Discouraging as it sounds, I agree with most of what "Michigan Citizen" has written about the future of the Theme Park, and the costs to not only the community of Grayling but to the whole area of Northern Michigan. In addition, while the construction proposal may be 'green', when the park fails (as I believe it will, if it's ever fully finished) who will be responsible for cleaning up all of the junk left on the site? Furthermore, what studies are being conducted to examine the cost to the watershed of paving over so much land in the area? How will so much asphalt or concrete affect the current quality of the water? How will the loss of so many trees and fields impact the local temperature and weather patterns? That part of the state is already suffering from lower snowfall many winters, which causes large ski centers to be forced to make snow, and smaller hills to just close down. Ditto for the opportunity for snowmobiling (which can already be done for free when there's snow, so who would pay for that 'opportunity'?). Why doesn't someone start considering nature tourism or eco-tourism from abroad, and sell the incredible beauty of the northern counties of our state that way? If you've ever traveled in Japan, you will see huge groups of Asian tourists out to enjoy the fresh air and changing colors in the mountains and countryside every weekend in the autumn. The same goes for Germans and Austrians. There are direct flights from Tokyo to Detroit, and ones from Northern Europe as well. Easy connections to Traverse City, Pellston and other Northern airports could bring in groups that would need rental cars, hotel rooms, restaurants, souvenirs, etc., but without razing our trees and tearing up the open fields. Plus, the Japanese would love the reasonably priced golf courses in the lovely Northern Michigan settings which would cost less to play for a week than they might pay for 18 holes on some Asian courses. I understand that people living in Crawford County need hope for their futures, but this Theme Park sounds like a pipe dream to me, and the developer sounds more slick than a sheet of black ice. Don't do it.
Hometown Grayling Girl

Bentley, MI

#6 Oct 11, 2007
I have lived in Grayling all my life. I don't know anything about politics and don't wish to learn. I don't know if this park will fail and I don't appreciate the negativity of those with previous comments. I can tell you this: Grayling needs the jobs. Grayling will never grow with out them. I think of Grayling as a small town that keeps getting smaller. This community and economy would greatly benefit from what this park could bring. Not just the park itself but also the businesses that will pop up because of it. Grayling needs help.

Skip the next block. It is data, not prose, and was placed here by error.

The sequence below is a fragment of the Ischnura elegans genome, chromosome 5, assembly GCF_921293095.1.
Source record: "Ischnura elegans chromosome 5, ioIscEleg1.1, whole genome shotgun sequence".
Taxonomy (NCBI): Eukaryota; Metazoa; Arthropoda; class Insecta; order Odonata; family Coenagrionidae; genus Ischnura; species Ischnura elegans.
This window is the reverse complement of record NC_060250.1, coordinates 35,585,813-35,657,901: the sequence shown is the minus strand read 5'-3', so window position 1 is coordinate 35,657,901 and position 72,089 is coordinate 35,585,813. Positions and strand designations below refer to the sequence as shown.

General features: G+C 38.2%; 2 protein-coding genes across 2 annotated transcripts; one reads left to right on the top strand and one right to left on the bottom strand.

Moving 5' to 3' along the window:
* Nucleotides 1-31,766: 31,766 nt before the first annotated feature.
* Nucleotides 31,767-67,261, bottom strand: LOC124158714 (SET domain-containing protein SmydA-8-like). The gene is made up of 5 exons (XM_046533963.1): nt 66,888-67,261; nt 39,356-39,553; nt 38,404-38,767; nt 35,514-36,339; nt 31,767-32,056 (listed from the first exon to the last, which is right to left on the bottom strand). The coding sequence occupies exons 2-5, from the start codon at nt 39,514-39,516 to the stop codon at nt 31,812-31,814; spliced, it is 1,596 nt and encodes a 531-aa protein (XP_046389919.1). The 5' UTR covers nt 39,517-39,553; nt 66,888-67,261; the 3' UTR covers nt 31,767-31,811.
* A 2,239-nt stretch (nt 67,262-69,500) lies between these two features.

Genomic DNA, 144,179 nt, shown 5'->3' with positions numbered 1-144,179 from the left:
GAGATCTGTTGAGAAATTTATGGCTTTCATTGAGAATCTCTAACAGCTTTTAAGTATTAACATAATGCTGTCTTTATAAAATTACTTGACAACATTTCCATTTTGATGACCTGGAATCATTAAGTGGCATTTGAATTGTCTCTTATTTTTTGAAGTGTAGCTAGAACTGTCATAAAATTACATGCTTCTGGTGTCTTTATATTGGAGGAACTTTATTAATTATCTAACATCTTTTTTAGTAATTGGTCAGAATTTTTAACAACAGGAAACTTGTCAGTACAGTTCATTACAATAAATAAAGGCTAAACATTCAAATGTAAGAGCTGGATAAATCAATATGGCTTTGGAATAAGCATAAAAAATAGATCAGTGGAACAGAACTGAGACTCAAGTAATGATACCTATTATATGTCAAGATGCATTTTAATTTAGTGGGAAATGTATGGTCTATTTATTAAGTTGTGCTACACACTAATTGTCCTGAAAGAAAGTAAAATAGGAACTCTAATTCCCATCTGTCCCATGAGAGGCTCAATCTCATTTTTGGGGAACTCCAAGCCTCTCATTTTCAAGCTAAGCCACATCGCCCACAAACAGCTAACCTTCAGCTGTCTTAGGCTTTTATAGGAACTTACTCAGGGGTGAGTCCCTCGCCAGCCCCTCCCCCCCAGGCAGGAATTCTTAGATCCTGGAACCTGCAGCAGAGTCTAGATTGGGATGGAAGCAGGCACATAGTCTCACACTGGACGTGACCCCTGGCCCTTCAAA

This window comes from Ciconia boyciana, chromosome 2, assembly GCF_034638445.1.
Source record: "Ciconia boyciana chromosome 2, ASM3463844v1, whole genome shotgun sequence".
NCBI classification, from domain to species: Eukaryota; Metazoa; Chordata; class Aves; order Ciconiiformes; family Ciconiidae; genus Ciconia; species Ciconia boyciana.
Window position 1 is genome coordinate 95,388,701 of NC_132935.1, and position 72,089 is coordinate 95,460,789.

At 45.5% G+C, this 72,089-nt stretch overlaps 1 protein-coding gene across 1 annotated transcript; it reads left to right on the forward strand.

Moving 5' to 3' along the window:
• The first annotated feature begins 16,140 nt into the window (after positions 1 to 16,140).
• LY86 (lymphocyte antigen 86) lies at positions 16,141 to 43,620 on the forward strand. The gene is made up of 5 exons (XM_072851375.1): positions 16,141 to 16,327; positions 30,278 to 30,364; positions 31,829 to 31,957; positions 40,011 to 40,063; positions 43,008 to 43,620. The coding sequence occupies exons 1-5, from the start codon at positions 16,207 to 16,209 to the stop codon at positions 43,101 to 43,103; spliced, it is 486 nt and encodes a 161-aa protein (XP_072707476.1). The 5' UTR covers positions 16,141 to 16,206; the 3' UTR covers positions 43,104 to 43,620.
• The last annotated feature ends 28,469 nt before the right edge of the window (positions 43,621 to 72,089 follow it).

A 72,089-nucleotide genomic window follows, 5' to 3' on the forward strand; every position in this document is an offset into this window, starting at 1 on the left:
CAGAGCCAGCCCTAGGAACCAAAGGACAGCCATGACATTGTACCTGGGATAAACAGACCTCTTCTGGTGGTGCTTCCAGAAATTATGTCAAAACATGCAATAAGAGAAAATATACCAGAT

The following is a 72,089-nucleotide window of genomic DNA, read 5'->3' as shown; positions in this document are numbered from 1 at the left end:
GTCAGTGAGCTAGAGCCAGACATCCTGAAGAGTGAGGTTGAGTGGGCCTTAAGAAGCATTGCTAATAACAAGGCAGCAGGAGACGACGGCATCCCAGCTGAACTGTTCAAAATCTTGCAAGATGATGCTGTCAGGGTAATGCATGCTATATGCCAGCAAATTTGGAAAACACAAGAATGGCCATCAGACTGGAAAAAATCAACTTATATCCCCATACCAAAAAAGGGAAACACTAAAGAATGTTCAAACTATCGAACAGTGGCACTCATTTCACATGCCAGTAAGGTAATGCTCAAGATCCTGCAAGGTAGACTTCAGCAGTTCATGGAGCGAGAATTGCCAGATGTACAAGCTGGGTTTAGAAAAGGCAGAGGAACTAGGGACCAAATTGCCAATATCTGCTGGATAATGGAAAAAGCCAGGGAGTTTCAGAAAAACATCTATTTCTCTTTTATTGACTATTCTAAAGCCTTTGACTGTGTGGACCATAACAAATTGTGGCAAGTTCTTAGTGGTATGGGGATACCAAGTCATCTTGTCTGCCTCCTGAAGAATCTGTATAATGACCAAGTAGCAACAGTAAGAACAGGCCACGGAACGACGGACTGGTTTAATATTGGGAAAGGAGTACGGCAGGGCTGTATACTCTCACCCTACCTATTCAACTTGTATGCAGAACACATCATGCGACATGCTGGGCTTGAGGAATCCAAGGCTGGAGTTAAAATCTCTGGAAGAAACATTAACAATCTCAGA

Michigan Native


#7 Oct 14, 2007
I understand 'Hometown Grayling Girl's' concern, and her comment that the community needs jobs. That is absolutely true of Grayling, and has been for many years now. However, the so-called 'negative' comments that she 'doesn't appreciate' should not be taken personally. They aren't meant as criticism of Grayling, its citizens, or the area in general. I LOVE that part of the state of Michigan, and hope it can stay unspoiled and beautiful as it is for generations to come. I also don't intend to say that the area is not desperately in need of jobs and growth opportunity. I miss the busy downtown, including the clothing stores, lunch counter, dime store, movie house and more. Perhaps Grayling does need help, but I (and I suspect some of the other 'negative' responders to the Theme Park idea) don't believe that this Theme Park is the help that is needed. No matter whose feelings are hurt by my opinion on this matter, I still feel in my gut that this project is doomed from the start. I also believe it could pose serious environmental concerns for Northern Michigan. By all means, get something going in Grayling, Hometown Girl. What are you, personally, doing to help?
David Bonewit

Columbus, OH

#8 Dec 12, 2007
When the good citizins of Crawford County have their taxes raised to provide the infastructure for the theme park, they will sing a different toon. Do not be fooled by wolves in sheeps clothing. I am from Ohio and Kings Island has changed hands several times and had it not been in a major metro area it would have folded its tent long ago. Remember that Michigan is surrounded by water on three sides. The only place for visitors to come from is the south. I hope your govenor is not going to empty the state's treasury for this folly.

Gaylord, MI

#9 Dec 13, 2007
Any new news? Aren't they supposed to make a final decision to buy today?

Gaylord, MI

#10 Dec 13, 2007
I wouldn't hold my breath to await this project. A local backer has a less than stellar business history, nothing illegal, immoral or fattening as they say, just mediocre results. One business of his only grosses $60,000 more than it did when I worked there 30 years ago and it's doubled in size. Add to that the Grayling area lacks the motels and restaurants to serve a crowd like that

Peoria, AZ

#11 Dec 13, 2007
reading all the info on this THEME PARK----will
this make hartwick ines go down the tube? granted
it has been 30 years since i have been there. i have
good memories of the place. we went there every year on my birthday in july and loved it. can someonetell me the condition of the place now and has it been kept up? i have old post card from there. as far as theme parks go- years ago in phnx they tried legend city and it was a laughing
stock. i hope the 'in the know' people make sure
the land used is used in connection with park.
that al;ways makes it nicer. the grayling citizens
can then really enjoy it.-sorry to butt in but the area of lewiston to grayling is a favorite
area since i was 5. good luck to what you really want. dee

Gaylord, MI

#12 Dec 13, 2007
I had the impression that there were no "locals" involved, but then our local medea outlets just hype, hype, hype.